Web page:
Total facing oil inventories tax bill of €150m
THE COST for Total of a one-off tax on oil inventories included in France’s amended 2012 budget bill will be between €140 million and €160 million, the chief executive of the French oil major has said.
“I will give you a range because it will depend on the tax base that we don’t know yet; let’s say it’s between €140 million and €160 million,” Christophe de Margerie said on the sidelines of a news conference in the French city of Aix-en-Provence.
France confirmed this week it would impose the tax on the oil sector to raise some €550 million, helping depleted government coffers, but hurting its struggling refining industry.
“What is bothering us really is that the refining sector, which will be hit by these taxes if we target crude oil stocks, is a loss-making sector, and it’s always a nuisance when you overtax a sector which is not doing well in the first place,” Mr de Margerie told reporters.
European refiners have been struggling for years due to poor margins and weak demand for fuel products in the crisis. The traditional market for French exports of refined oil products, the US, has also dried up.
Mr de Margerie also said he was confident about the outcome of Total’s talks with Gazprom, Russia’s gas export monopoly, to remain part of a consortium developing one of the world’s biggest natural gas fields.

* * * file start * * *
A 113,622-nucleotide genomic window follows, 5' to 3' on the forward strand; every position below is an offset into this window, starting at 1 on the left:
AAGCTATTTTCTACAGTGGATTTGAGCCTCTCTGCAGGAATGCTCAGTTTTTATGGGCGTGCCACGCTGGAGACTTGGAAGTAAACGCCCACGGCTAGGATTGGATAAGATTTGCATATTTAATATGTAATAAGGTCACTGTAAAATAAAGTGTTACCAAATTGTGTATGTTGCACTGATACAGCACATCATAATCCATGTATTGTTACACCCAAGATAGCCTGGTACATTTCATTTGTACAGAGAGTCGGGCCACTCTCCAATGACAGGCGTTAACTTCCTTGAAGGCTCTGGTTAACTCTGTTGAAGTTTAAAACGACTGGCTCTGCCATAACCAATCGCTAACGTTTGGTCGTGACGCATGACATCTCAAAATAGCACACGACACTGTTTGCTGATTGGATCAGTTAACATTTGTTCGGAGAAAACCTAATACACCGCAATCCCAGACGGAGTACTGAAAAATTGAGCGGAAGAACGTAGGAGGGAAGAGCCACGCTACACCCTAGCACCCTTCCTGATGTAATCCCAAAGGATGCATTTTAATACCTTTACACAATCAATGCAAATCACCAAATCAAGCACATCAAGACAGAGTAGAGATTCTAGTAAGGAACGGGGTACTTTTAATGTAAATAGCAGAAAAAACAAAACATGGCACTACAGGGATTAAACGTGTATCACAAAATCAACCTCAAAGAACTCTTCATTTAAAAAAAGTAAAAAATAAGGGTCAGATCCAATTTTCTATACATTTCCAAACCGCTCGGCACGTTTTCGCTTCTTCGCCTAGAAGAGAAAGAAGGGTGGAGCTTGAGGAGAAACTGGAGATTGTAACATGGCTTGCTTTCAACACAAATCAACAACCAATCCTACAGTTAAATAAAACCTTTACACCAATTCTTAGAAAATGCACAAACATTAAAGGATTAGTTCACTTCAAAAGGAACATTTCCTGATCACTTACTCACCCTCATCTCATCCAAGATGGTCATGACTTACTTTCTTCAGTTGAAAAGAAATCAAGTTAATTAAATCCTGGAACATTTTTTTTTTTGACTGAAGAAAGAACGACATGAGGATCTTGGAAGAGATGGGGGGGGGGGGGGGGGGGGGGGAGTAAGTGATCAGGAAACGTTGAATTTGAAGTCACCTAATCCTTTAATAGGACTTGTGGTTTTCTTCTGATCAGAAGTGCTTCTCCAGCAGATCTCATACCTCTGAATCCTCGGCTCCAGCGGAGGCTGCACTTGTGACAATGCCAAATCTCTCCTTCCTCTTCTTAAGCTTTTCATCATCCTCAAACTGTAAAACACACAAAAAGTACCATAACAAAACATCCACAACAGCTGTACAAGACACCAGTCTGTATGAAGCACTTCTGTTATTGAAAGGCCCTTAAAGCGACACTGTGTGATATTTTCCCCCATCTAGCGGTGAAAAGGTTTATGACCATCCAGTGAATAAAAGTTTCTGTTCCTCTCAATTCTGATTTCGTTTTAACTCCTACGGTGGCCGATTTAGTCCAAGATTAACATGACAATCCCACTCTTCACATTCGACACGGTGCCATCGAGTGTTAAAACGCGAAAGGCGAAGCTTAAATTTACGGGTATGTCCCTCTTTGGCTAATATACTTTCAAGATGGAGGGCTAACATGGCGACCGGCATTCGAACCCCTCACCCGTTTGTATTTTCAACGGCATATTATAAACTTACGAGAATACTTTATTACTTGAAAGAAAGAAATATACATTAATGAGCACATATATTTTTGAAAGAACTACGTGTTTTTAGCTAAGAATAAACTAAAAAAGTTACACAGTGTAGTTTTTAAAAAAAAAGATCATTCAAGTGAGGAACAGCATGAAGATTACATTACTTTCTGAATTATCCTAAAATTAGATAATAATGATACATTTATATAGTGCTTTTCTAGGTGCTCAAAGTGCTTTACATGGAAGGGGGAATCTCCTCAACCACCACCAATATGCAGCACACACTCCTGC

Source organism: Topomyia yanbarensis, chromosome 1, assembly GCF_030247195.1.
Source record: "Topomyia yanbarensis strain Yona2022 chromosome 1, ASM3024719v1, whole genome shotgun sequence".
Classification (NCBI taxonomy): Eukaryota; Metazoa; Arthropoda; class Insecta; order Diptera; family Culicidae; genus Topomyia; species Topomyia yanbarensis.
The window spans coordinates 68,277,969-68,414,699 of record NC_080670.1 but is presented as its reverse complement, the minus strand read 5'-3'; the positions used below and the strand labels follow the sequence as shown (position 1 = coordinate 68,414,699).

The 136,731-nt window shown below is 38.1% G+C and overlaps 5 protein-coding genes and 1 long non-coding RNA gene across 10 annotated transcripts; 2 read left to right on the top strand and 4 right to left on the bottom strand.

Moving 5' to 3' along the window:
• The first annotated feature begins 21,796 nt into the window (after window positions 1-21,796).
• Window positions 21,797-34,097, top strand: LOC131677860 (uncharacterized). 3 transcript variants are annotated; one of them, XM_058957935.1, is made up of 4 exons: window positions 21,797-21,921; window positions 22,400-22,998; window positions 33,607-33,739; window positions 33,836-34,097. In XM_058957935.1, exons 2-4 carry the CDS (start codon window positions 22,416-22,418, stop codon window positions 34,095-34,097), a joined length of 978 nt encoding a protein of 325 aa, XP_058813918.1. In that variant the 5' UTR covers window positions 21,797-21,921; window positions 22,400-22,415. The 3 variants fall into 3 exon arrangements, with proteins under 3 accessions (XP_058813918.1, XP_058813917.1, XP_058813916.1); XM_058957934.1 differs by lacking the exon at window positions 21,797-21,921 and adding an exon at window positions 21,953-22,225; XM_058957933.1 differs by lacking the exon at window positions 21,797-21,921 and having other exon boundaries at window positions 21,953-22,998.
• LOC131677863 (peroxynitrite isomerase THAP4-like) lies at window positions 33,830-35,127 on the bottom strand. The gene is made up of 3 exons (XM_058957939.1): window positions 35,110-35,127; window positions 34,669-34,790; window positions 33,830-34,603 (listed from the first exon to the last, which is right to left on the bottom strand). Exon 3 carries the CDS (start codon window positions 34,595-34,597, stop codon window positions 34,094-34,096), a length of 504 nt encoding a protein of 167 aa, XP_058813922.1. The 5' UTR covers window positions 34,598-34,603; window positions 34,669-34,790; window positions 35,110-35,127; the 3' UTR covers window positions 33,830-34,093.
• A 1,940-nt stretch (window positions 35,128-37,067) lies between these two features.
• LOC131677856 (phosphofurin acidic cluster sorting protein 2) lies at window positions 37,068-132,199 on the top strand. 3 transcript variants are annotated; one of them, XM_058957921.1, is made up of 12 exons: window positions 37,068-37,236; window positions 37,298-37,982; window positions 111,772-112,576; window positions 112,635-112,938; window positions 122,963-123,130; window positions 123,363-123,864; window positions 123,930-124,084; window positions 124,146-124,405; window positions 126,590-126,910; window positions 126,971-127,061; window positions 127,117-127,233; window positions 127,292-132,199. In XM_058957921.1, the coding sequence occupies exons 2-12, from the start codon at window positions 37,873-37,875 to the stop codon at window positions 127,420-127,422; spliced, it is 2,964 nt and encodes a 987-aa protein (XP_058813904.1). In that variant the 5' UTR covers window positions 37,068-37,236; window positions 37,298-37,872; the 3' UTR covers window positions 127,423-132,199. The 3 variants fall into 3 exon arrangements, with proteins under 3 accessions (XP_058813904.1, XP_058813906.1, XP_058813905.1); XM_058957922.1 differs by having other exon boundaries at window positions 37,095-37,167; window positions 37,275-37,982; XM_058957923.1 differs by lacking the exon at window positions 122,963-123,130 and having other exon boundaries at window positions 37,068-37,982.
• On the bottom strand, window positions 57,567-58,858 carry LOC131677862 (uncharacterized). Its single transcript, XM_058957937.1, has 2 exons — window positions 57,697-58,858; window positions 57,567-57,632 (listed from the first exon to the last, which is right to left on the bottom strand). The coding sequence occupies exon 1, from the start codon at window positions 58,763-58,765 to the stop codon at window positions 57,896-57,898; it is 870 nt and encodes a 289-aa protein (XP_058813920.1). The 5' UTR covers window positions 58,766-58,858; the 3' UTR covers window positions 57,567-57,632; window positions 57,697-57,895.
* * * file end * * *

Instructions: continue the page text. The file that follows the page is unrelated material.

“Negotiations on Shtokman, as far as we’re concerned, are well advanced. I am now waiting for some feedback from Gazprom,” said Total’s chief executive. “I am calmly waiting for their decision. Our wish, obviously, is to participate in this very important project for Russia, and also, obviously, for us,” he said, adding that he was still seeking to keep a 25 per cent stake in the project.
Gazprom said this year it was looking to bring in new partners.
Sources have said that Anglo-Dutch group Shell is a possible third partner for Gazprom in the consortium to develop the giant gas field in the Barents Sea, which also includes Norway’s Statoil.